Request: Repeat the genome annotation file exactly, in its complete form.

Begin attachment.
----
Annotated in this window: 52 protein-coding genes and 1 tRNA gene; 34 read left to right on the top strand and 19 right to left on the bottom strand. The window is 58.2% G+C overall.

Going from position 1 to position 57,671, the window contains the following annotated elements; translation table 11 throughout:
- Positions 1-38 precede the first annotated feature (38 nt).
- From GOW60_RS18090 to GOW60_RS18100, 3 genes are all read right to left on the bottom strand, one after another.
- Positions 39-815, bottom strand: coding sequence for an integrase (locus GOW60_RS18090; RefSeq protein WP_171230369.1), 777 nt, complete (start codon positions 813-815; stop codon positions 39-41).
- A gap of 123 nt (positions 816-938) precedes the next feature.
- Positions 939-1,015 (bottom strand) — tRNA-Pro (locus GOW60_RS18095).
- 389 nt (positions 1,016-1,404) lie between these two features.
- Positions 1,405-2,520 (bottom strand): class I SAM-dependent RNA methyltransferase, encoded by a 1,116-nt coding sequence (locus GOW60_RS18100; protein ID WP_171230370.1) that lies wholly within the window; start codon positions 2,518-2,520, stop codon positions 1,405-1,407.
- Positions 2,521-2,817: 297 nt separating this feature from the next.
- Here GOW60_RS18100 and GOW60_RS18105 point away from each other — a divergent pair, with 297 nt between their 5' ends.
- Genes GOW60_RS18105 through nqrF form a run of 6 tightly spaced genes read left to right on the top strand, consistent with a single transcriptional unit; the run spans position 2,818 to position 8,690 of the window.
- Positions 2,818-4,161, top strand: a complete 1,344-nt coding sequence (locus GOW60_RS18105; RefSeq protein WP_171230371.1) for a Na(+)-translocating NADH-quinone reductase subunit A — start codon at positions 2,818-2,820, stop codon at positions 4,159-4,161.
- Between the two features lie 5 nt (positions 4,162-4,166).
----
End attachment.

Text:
Annotated in this window: 52 protein-coding genes and 1 tRNA gene; 34 read left to right on the top strand and 19 right to left on the bottom strand. The window is 58.2% G+C overall.

Going from position 1 to position 57,671, the window contains the following annotated elements; translation table 11 throughout:
- Positions 1-38 precede the first annotated feature (38 nt).
- From GOW60_RS18090 to GOW60_RS18100, 3 genes are all read right to left on the bottom strand, one after another.
- Positions 39-815, bottom strand: coding sequence for an integrase (locus GOW60_RS18090; RefSeq protein WP_171230369.1), 777 nt, complete (start codon positions 813-815; stop codon positions 39-41).
- A gap of 123 nt (positions 816-938) precedes the next feature.
- Positions 939-1,015 (bottom strand) — tRNA-Pro (locus GOW60_RS18095).
- 389 nt (positions 1,016-1,404) lie between these two features.
- Positions 1,405-2,520 (bottom strand): class I SAM-dependent RNA methyltransferase, encoded by a 1,116-nt coding sequence (locus GOW60_RS18100; protein ID WP_171230370.1) that lies wholly within the window; start codon positions 2,518-2,520, stop codon positions 1,405-1,407.
- Positions 2,521-2,817: 297 nt separating this feature from the next.
- Here GOW60_RS18100 and GOW60_RS18105 point away from each other — a divergent pair, with 297 nt between their 5' ends.
- Genes GOW60_RS18105 through nqrF form a run of 6 tightly spaced genes read left to right on the top strand, consistent with a single transcriptional unit; the run spans position 2,818 to position 8,690 of the window.
- Positions 2,818-4,161, top strand: a complete 1,344-nt coding sequence (locus GOW60_RS18105; RefSeq protein WP_171230371.1) for a Na(+)-translocating NADH-quinone reductase subunit A — start codon at positions 2,818-2,820, stop codon at positions 4,159-4,161.
- Between the two features lie 5 nt (positions 4,162-4,166).